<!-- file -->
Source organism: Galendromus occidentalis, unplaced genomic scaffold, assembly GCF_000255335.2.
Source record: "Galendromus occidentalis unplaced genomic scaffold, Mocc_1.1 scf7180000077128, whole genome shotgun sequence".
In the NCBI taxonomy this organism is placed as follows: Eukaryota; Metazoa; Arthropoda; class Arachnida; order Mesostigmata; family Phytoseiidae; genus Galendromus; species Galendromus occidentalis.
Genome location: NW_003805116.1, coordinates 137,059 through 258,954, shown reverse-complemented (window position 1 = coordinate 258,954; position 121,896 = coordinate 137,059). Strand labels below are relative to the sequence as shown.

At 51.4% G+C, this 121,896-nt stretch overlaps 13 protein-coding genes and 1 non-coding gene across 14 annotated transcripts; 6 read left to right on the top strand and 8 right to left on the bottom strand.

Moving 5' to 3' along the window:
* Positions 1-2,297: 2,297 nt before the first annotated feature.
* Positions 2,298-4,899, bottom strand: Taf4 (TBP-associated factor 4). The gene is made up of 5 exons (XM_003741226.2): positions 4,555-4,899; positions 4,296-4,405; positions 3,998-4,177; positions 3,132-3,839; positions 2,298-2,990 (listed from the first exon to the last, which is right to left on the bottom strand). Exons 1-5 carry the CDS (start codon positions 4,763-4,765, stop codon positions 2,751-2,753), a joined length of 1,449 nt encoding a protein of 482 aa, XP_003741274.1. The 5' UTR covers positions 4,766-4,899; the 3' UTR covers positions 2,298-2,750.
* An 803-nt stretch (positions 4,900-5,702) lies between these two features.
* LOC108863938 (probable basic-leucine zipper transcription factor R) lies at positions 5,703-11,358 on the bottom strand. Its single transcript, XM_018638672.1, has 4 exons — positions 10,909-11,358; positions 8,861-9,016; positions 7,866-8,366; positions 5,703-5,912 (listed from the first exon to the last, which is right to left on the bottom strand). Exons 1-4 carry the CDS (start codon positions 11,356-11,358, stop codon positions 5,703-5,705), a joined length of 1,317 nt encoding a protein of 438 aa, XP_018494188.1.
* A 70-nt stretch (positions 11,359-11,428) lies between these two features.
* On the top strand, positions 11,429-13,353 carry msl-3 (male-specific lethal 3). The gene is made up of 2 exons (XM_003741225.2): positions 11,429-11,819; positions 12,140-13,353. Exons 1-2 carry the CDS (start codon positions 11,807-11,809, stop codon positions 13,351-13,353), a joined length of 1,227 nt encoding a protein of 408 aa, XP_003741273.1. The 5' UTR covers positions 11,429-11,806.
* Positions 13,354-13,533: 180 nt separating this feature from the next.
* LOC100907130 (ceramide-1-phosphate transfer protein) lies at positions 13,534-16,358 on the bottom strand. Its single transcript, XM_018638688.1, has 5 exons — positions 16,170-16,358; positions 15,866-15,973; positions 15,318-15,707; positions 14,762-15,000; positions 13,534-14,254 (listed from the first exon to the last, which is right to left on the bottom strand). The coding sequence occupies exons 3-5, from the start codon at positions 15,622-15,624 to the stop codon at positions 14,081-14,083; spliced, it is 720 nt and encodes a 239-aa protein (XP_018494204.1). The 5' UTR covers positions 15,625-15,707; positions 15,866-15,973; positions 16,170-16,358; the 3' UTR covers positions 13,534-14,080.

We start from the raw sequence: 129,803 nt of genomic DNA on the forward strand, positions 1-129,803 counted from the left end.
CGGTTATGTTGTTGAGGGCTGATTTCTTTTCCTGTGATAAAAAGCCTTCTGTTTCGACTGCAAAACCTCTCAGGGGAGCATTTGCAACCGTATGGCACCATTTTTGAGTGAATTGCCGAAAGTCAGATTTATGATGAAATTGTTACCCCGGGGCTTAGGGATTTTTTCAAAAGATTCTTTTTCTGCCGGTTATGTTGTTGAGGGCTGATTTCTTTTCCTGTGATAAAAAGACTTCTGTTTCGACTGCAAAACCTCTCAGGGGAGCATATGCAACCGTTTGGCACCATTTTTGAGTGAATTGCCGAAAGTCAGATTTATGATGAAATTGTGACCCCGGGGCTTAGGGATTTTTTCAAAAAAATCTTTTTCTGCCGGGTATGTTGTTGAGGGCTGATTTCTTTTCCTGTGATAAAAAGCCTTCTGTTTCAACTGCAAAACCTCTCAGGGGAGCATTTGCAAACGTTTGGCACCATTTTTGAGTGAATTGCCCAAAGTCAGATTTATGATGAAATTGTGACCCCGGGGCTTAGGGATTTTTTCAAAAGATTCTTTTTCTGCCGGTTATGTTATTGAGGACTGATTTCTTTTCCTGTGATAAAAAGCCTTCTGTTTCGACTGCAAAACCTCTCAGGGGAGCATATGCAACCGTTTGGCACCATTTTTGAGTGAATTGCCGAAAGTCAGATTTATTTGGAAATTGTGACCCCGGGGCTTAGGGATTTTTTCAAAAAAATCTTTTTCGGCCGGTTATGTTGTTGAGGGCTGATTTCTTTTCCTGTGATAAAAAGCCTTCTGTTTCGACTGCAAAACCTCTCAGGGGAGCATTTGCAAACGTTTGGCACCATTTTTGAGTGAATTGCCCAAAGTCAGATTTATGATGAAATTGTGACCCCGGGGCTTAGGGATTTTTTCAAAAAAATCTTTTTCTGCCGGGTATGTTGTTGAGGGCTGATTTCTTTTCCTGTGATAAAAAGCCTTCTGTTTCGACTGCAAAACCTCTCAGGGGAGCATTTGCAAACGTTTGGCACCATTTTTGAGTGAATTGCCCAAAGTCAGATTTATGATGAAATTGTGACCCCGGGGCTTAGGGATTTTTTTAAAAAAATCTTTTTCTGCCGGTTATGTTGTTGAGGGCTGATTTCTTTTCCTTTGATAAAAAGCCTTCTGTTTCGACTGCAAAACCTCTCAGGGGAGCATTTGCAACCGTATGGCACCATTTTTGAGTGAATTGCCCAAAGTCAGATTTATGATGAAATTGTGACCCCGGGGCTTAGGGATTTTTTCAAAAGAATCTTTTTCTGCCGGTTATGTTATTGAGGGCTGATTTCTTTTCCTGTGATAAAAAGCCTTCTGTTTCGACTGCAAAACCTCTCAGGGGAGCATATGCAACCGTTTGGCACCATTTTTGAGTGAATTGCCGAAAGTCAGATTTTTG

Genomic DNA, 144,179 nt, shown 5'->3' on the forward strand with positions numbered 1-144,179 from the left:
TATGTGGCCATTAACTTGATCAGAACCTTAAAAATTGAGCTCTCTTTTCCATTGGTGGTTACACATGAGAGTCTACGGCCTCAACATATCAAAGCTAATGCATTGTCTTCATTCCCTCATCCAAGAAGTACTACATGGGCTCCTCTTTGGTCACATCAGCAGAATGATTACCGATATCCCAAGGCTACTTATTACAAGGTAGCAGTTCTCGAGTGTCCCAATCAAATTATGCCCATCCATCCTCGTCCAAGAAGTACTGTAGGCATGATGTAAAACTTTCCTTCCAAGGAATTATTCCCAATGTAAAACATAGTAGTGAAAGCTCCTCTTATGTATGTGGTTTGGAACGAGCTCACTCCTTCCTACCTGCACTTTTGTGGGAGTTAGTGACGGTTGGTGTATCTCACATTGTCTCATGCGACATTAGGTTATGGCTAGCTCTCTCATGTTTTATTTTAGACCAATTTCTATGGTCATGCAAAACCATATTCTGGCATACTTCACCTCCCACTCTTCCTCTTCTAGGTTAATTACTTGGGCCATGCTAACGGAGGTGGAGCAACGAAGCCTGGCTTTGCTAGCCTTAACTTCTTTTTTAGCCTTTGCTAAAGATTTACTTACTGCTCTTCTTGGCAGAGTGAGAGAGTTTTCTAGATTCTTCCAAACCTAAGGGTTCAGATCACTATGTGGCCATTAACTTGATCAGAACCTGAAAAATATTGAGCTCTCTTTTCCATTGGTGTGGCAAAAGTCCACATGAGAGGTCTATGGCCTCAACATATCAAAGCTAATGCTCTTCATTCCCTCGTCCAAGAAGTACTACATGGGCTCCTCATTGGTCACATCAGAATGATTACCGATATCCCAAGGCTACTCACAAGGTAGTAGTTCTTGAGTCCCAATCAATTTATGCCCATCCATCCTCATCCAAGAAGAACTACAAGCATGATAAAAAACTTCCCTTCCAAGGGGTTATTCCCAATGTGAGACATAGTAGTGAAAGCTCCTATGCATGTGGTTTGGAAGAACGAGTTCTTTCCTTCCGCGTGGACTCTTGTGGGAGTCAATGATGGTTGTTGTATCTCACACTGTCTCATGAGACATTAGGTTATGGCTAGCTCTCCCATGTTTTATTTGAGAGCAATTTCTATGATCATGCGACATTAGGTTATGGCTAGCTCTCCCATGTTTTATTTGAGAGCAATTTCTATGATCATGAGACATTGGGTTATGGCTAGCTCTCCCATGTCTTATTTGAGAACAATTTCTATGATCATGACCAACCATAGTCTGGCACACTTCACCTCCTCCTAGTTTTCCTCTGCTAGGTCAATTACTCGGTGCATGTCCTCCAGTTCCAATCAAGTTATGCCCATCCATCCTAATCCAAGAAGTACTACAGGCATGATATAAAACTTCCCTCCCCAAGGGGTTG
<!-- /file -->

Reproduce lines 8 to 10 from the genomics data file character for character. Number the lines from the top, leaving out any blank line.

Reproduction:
* Positions 2,298-4,899, bottom strand: Taf4 (TBP-associated factor 4). The gene is made up of 5 exons (XM_003741226.2): positions 4,555-4,899; positions 4,296-4,405; positions 3,998-4,177; positions 3,132-3,839; positions 2,298-2,990 (listed from the first exon to the last, which is right to left on the bottom strand). Exons 1-5 carry the CDS (start codon positions 4,763-4,765, stop codon positions 2,751-2,753), a joined length of 1,449 nt encoding a protein of 482 aa, XP_003741274.1. The 5' UTR covers positions 4,766-4,899; the 3' UTR covers positions 2,298-2,750.
* An 803-nt stretch (positions 4,900-5,702) lies between these two features.
* LOC108863938 (probable basic-leucine zipper transcription factor R) lies at positions 5,703-11,358 on the bottom strand. Its single transcript, XM_018638672.1, has 4 exons — positions 10,909-11,358; positions 8,861-9,016; positions 7,866-8,366; positions 5,703-5,912 (listed from the first exon to the last, which is right to left on the bottom strand). Exons 1-4 carry the CDS (start codon positions 11,356-11,358, stop codon positions 5,703-5,705), a joined length of 1,317 nt encoding a protein of 438 aa, XP_018494188.1.